The pub across from Agganis Arena was awash in scarlet at 1:30 on a recent slushy Sunday afternoon, an overflow crowd wearing Terrier hats, shirts, sweatshirts, and scarves. Inside Agganis, the BU and Bucknell men’s basketball teams shoot around as music by the Black Eyed Peas reverberates. At 2 p.m., the Terrier fans emerge from the pub, blinking in the sunshine, to make their way to the arena. Game time.
Students from the College of Communication Media Relations course taught by Joanne O’Connor, an associate professor, lead the way, offering free water bottles. They are on a mission, event planners with plastic passes hanging from their necks, urging people into the stands.
By tipoff, despite ugly weather and a Patriots game on TV, 1,200 people fill Agganis, including plenty of students armed with salted pretzels and Nathan’s hot dogs. That’s a major turnout — and might just translate into a very good grade in O’Connor’s course, because her challenge to students this past semester was blunt: come up with a plan to get more students to watch BU basketball.
Here’s how their strategy came together.
Five weeks earlier, on November 2, Daniel Solworth, assistant to the dean of students, greeted these same students as they stepped out of the elevators on the ninth floor at One Silber Way, wearing freshly pressed shirts and dress shoes. He led them across marble floors and Oriental carpets and through a maze of hallways hung with oil paintings to the Kenmore Conference Room. The Citgo sign and a full moon were gleaming through the large windows. Assembled at a table like game-show inquisitors were a group of people who would judge their presentations: O’Connor, Kenneth Elmore, dean of students, Drew Marrochello, deputy director of athletics, Kirsten Spilker, athletics coordinator of marketing, and John Battaglino, executive director of the Student Activities Office.
“Without further ado, I would like to introduce the Media Relations groups,” said O’Connor. Each group of PR majors had 10 minutes to give a pitch on how to promote the upcoming BU-Bucknell men’s basketball game.
O’Connor took her seat at the side of the judges’ table, armed with a black sharpie and a stopwatch. She gave students hand signals during the presentations, a thumbs up and a smile for good work and locked arms in a T for time running short, and jotted notes for postpresentation feedback.
First up, the Community Relations team: five women framed a projector screen facing the audience. Each wore a black-and-white blouse and skirt or slacks and clasped her hands in front. Melanie Duzyj (COM’11) introduced her colleagues and made a prepared pitch covering their strategy to increase student attendance at the game. One key idea was an event called It Could Be You, with Elmore inviting local middle school students to BU to talk about the importance of higher education. Afterward, the students and their parents and teachers would be invited to attend the game for free.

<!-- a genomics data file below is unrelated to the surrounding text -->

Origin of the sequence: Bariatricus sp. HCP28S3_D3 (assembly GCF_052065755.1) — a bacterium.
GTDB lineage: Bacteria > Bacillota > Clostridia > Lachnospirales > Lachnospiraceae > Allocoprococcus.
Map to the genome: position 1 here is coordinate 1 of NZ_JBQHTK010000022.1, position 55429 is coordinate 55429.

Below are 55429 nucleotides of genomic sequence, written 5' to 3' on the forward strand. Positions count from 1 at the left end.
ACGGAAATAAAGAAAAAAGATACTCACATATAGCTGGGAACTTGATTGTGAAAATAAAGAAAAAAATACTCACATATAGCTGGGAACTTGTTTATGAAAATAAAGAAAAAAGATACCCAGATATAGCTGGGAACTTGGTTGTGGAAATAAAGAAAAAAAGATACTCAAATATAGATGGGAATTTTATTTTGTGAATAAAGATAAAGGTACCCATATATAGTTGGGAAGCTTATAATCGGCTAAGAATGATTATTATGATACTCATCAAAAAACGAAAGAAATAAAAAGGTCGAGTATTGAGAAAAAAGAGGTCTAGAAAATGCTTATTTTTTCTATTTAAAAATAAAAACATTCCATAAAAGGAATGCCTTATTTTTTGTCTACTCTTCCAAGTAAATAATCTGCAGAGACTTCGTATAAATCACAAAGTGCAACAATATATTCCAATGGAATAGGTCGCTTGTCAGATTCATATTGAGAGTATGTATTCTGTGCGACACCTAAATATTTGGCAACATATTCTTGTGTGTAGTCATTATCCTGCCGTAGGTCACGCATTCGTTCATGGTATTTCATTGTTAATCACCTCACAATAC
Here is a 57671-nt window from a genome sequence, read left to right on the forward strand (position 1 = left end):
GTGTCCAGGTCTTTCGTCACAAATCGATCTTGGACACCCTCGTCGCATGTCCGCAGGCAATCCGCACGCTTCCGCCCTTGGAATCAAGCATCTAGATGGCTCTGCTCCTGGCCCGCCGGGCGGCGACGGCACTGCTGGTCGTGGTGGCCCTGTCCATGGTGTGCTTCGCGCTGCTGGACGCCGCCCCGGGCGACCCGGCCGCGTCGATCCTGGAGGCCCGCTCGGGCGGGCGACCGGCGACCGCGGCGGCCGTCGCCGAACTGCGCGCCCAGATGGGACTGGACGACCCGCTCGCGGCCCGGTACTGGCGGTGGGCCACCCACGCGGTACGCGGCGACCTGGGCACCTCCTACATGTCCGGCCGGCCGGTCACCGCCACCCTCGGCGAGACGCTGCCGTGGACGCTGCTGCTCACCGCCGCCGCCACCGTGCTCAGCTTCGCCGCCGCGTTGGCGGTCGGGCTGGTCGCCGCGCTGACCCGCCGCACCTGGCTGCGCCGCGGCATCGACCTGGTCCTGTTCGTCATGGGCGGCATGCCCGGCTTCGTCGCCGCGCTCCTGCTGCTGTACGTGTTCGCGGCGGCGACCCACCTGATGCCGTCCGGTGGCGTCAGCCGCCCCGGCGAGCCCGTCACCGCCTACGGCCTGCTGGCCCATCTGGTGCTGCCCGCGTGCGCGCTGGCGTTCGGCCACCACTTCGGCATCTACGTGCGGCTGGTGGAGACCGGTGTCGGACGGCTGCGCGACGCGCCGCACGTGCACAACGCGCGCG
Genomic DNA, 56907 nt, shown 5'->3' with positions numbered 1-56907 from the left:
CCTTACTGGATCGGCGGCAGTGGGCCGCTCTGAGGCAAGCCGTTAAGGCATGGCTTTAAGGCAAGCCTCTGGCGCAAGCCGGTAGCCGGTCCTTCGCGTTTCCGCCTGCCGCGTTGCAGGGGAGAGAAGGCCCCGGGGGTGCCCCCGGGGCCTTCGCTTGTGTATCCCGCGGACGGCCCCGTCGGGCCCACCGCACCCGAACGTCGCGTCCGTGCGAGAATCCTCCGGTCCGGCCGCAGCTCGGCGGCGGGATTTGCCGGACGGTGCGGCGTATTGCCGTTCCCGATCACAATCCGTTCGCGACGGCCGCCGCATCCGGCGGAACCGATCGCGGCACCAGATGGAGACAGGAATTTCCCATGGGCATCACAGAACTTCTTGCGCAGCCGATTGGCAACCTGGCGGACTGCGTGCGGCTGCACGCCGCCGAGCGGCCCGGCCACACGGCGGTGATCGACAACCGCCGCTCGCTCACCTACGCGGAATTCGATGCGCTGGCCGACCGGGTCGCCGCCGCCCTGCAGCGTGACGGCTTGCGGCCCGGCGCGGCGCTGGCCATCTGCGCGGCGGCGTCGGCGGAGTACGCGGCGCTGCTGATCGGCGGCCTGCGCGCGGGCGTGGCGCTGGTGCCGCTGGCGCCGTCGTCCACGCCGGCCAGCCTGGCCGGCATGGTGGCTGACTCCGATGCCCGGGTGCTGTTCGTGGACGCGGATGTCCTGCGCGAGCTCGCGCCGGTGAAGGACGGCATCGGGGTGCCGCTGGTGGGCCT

O’Connor, stopwatch in hand, kept track of the seconds as Duzyj finished and thanked everyone for coming. The watch clicked.
“Seven minutes and 41 seconds,” announced O’Connor.
Each woman stood, waiting with stiff smiles for the judges’ reactions.
“Why so Stepford up there?” asked Elmore. “Move around, get closer. I was looking for more movement.”
“Melanie, Emily, it drives me nuts when your bangs are in your eyes,” O’Connor said. Behind the judges, nervous students, soon to present, fixed ponytails and shifted positions.
With the chirp of O’Connor’s stopwatch, the next group, In-Game Promotions, began. Their idea: a 21+ Drink ’em to Sink ’em senior pub pregame pitch and a jersey giveaway, with an autograph session after the game. They raced through the details, as O’Connor’s stopwatch ticked; nine minutes, 22 seconds later, they were done.
“Okay, ladies, what this group doesn’t understand is that I’ve been tracking you for eight weeks. How many times did you contact me over that time?” O’Connor asked.
“Umm, once, twice …”
“Once. Community Relations, how many times did you contact me? Three times a day. Lack of communication has done your group no good. You did yourself no service and didn’t brand it.”
The remaining groups followed one after the other, facing the tough judges. During a question-and-answer session at the end, students could ask advice and defend themselves. “I’ll sew T-shirts ’til my fingers bleed, if I can get them,” said an In-Game Promotions team member, referring to her group’s budget. After a round of congratulatory handshakes, the students trickled out of the conference room to the elevators, leaving the PR world behind.
Several strategies developed by the students were soon realized. Elmore hosted It Could Be You events, starting a new University tradition. Quick guerrilla marketing at the George Sherman Union attracted attention. Dozens of 21+ students gathered across from Agganis on game day. A pregame tailgate and car parade added to the festivities, and a postgame autograph session (below) drew nearly 250 people.
“One successful part of the game was the T-shirt and rally towel toss that got the majority of the crowd on their feet and cheering. It livened the atmosphere,” said course student Stephanie Gurtman (COM’10), and hopefully led to return visits.
O’Connor knows that this is a real-life experience her students can put on their résumés.
“I have never worked a class harder, and I work at the graduate level,” O’Connor told her students. “Keep it up. And know that it is possible to get an A from Jo O’Connor.”
Anna Webster can be reached at firstname.lastname@example.org.